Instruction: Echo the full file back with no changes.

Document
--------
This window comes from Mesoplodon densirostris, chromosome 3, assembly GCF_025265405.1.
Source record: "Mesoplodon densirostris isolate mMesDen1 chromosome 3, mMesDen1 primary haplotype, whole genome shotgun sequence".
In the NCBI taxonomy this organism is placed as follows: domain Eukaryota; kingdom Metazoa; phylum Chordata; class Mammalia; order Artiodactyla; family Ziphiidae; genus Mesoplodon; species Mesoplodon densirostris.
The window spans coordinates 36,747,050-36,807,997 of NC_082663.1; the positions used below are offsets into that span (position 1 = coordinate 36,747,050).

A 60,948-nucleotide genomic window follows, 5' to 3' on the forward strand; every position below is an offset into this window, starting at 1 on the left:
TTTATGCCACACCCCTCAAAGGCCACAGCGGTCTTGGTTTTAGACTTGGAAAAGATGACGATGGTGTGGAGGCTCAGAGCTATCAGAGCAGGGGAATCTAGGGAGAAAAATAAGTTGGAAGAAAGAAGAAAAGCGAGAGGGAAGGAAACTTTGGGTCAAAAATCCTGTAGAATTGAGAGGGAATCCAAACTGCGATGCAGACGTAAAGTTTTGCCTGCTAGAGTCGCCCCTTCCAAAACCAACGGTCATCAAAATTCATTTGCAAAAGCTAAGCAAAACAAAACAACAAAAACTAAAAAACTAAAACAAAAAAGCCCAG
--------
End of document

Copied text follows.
This window comes from Mesoplodon densirostris, chromosome 3, assembly GCF_025265405.1.
Source record: "Mesoplodon densirostris isolate mMesDen1 chromosome 3, mMesDen1 primary haplotype, whole genome shotgun sequence".
In the NCBI taxonomy this organism is placed as follows: domain Eukaryota; kingdom Metazoa; phylum Chordata; class Mammalia; order Artiodactyla; family Ziphiidae; genus Mesoplodon; species Mesoplodon densirostris.
The window spans coordinates 36,747,050-36,807,997 of NC_082663.1; the positions used below are offsets into that span (position 1 = coordinate 36,747,050).

A 60,948-nucleotide genomic window follows, 5' to 3' on the forward strand; every position below is an offset into this window, starting at 1 on the left:
TTTATGCCACACCCCTCAAAGGCCACAGCGGTCTTGGTTTTAGACTTGGAAAAGATGACGATGGTGTGGAGGCTCAGAGCTATCAGAGCAGGGGAATCTAGGGAGAAAAATAAGTTGGAAGAAAGAAGAAAAGCGAGAGGGAAGGAAACTTTGGGTCAAAAATCCTGTAGAATTGAGAGGGAATCCAAACTGCGATGCAGACGTAAAGTTTTGCCTGCTAGAGTCGCCCCTTCCAAAACCAACGGTCATCAAAATTCATTTGCAAAAGCTAAGCAAAACAAAACAACAAAAACTAAAAAACTAAAACAAAAAAGCCCAG